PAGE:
rbernie is right here, think of your off eye as peripheral vision, you can see the field, but you cannot concentrate on anything in it. think of it is a redfield or burris fullfield scope, where you can see lots of background to that side, but your good eye is on the front post. So that way, if a deer or such ran into your off eye sight picture, you would see it and 'recognize' what it is, but you are not concentrating on it. unless you wanna second shot , on this new target , after you hit the first.

blackhawk2000
December 24, 2006, 11:36 PM
Switch over to left hand and see if that helps. How do you see a laser in bright sunlight?

Stiletto Null
December 24, 2006, 11:47 PM
I just squint my left eye momentarily so my brain can lock its attention on my right eye. *shrug* And then I repeat as necessary.

EddieCoyle
December 25, 2006, 01:14 AM
I'm right eye dominant but I shoot (handguns) lefty. I shoot rifle and shotgun righty. When I shoot handguns, I simply turn my head to the left and the bridge of my nose blocks my left eye from seeing the sights. I'm 1/2 Italian, so I do not have to turn my head very far.

44AMP
December 25, 2006, 01:25 AM
I shoot everything with my left eye closed. Never think about it, just happens naturally. I have tried some handgun shooting with both eyes open, it changes my point of impact. Consistancy is the thing, not the actual mechanism of technique. I hit what I aim at, so it works for me.

Confirmedkill
December 25, 2006, 01:26 AM
I have tried to shoot with both eyes open but I can't seem to focus on the sights if I do this. I will try the tips that you have posted here the next time I am out at the range. Thank you.

Dr. Dickie
December 25, 2006, 06:13 AM
I can shoot pistols with both eyes open (just turning my head slighly), but I cannot shoot rifles this way (peep sights). I have tried and tried, but no way.

sparky2726
December 25, 2006, 08:08 AM
Handguns I shoot both eyes open, but with a rifle, I have to close one eye. Once I got to where I could shoot with both eyes open with the handgun, My scores went WAY up.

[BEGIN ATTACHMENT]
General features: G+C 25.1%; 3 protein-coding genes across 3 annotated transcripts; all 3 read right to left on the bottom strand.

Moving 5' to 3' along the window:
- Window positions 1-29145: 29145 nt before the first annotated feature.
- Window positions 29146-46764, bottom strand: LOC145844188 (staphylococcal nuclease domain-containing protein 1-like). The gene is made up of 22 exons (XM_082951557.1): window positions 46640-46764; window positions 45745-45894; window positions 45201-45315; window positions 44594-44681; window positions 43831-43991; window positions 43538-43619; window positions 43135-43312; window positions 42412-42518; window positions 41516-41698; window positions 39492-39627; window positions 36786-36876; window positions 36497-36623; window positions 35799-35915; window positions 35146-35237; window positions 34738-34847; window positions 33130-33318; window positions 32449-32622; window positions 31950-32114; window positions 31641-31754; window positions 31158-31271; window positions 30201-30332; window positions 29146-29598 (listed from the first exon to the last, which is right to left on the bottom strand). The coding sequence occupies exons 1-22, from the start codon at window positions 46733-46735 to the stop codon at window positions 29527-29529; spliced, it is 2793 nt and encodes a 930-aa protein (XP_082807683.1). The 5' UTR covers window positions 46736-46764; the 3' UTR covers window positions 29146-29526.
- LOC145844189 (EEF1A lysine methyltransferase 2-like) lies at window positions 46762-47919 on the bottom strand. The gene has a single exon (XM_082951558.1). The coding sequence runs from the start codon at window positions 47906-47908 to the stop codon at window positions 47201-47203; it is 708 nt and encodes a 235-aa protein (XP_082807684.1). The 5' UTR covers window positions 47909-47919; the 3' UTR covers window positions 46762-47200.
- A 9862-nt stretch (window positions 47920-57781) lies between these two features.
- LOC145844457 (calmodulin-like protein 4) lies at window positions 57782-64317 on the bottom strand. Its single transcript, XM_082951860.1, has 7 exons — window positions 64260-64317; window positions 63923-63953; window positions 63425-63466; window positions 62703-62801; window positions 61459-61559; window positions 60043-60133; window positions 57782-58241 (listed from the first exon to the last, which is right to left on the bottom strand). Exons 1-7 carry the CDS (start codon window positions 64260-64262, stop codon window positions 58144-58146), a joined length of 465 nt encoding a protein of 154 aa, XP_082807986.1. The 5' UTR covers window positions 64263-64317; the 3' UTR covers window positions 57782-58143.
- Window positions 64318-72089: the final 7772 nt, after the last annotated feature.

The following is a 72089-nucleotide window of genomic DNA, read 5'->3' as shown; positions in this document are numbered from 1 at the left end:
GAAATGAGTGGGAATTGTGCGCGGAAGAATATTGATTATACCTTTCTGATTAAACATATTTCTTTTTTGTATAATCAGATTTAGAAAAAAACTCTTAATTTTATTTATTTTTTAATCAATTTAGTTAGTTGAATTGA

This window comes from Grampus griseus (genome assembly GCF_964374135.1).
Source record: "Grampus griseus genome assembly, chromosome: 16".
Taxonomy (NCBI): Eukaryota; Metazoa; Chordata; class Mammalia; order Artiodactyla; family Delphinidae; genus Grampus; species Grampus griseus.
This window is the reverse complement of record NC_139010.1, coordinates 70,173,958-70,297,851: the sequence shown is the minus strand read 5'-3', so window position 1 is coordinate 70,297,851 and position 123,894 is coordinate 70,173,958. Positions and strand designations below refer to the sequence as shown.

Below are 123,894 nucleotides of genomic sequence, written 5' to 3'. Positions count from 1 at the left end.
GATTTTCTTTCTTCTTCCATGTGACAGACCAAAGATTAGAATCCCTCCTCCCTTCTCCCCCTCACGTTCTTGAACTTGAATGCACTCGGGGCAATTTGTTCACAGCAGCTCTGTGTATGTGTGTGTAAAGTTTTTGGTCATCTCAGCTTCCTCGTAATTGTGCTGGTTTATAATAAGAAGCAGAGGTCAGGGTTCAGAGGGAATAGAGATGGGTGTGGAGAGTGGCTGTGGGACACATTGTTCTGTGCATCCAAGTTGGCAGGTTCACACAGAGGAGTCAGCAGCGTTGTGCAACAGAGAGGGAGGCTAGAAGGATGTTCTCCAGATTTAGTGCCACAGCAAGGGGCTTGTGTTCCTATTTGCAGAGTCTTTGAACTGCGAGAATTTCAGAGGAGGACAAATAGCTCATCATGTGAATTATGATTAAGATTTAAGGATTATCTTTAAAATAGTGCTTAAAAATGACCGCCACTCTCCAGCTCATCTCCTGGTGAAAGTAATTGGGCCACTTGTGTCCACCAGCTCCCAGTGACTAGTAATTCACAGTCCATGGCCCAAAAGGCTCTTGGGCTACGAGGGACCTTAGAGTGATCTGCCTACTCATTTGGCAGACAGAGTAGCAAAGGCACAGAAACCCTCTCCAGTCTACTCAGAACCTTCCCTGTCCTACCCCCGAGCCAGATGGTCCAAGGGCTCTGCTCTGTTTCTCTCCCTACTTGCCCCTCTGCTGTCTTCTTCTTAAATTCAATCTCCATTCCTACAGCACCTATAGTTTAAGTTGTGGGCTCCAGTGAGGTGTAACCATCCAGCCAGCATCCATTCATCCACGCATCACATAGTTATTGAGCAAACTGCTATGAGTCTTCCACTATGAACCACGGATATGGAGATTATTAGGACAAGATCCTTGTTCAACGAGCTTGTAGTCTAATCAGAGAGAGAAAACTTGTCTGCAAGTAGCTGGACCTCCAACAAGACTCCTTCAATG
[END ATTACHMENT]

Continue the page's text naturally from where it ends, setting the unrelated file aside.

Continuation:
Sparky

slzy
December 25, 2006, 09:55 AM
fwiw,when i shoot peep sights,i tape a piece of black paper to the lens of my safety glasses over my non dominant eye,and keep it open.

Deanimator
December 25, 2006, 10:40 AM
OK, how do I keep both eyes open when shooting and...

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focus on front sight at the same time?
I find this virtually impossible. I am having to close my left eye and use my right as a dominant eye. Now, some of the articles I read says to keep you both eyes open when shooting?

Any idea?
The bottom line is that some people CAN'T do it. I know I can't. I'm right eye dominant (tested for it only a couple of weeks ago) and it simply doesn't work for me.

If you can shoot with both eyes open, great. If you can't, don't worry about it.

brownie0486
December 25, 2006, 11:43 AM
Well,

If you are going to use both eyes open, you'll need to learn to make use of your peripheral vision skills.

If you are attempting to shoot bullseye style, lining up the sights, going for extreme accuracy, you'll use your dominant/and or master eye, closing the non dominant/and or master eye to do so. To attempt to align the front and rear sight, and then superimpose that "sight picture" onto the target with both eyes open is making the mission more difficult than it has to be.

I can use both eyes open and align the sights in my peripheral, while looking directly at the threat, but it takes practice, and is just something I've developed over the almost 30 years of using peripheral vision of the gun and focusing on the threat/target.

Jim Gregg's chapter on eyes is the best written I've ever seen where shooters are concerned. http://www.jimgregg.net/

Many people answering here and others who shoot handguns/longguns do not fully understand that you aren't necessarily or automatically born with a dominant side, that the eyes dominance can be very slight [ almost nuetral ] to extreme [ master ] in nature.

One needs to really understand their particular situation and relevant eye situation to be able to make use of their particular set of circumstances where shooting is concerned.

I'd suggest getting Jim's book to fully understand this situation. It will help you immensely in the future.

Brownie